ESTES PARK, Colo. (CBS4) – A photographer who was documenting the progression of the Kruger Rock Fire says he watched as Marc Olson tragically crashed his firefighting aircraft into the side of a mountainside, just moments after taking the last known photo of the aircraft in flight.
Brett Rios, who posts his photography on Facebook said he was one of the first people to report the single engine aircraft was down.
“I saw the airtanker come over (the mountains), and I watched it do four or five passes,” Rios told CBS4’s Dillon Thomas. “I watched the last second of him disappearing over the ridge.”
Rios took a few photos of the Kruger Mountain Fire as the pilot flew above. Olson was conducting the states first ever nighttime air attack on a fire using night vision goggles.
Rios said he was taking a few final photos when suddenly a strong gust of wind made its way over Estes Park.
“The wind almost blew me and my tripod over. A few seconds after that wind came through an insanely bright flash lit up the entire sky behind Kruger Rock,” Rios recalled. “And on the radio I heard air tanker down.”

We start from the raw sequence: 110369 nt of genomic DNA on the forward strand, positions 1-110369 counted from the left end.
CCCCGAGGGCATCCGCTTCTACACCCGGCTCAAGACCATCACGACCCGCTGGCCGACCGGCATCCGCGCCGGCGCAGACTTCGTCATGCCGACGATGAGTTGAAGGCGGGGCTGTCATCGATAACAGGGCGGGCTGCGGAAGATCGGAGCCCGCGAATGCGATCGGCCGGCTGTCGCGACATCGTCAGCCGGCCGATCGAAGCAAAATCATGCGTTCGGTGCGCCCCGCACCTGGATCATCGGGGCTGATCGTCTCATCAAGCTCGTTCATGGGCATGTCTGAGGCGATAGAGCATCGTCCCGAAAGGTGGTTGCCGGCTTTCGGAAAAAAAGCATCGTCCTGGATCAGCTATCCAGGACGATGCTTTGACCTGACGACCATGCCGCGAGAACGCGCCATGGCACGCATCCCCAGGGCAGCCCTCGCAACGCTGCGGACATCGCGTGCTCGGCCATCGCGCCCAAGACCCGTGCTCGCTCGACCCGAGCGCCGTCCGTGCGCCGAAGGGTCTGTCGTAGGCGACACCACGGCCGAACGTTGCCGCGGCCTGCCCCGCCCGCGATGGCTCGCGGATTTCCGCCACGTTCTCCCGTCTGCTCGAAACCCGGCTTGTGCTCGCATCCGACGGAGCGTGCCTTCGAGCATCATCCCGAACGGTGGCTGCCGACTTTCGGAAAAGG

Rios said he called police to report that he witnessed what he thought was a crash. Yet, at the same time, he was still holding out hope that he was just confused.
“Maybe the tanker is down like ‘Done, we are not using it anymore it is too windy. Maybe it needs the tanker needs to go refill. Maybe it did an emergency landing,’ but then I immediately went to that flash and my stomach sank,” Rios said. “You realize that like just 30 seconds after you took this photo, this person lost their life.”
Rios said he was heartbroken when he learned the retired military veteran died on the mountainside.
“When I went to bed last night I was pretty torn up with a mix of emotions,” Rios said. “My worst fears were confirmed.”
Rios said he wanted to one day print the photo of Olson’s final flight and gift it to his widow, hoping it would serve as a reminder that her husband died in an effort to save others.
“He had option to stay on the ground. He didn’t have to fly, and he still chose to go up. It says a lot about his character. My heart goes out to the family,” Rios said.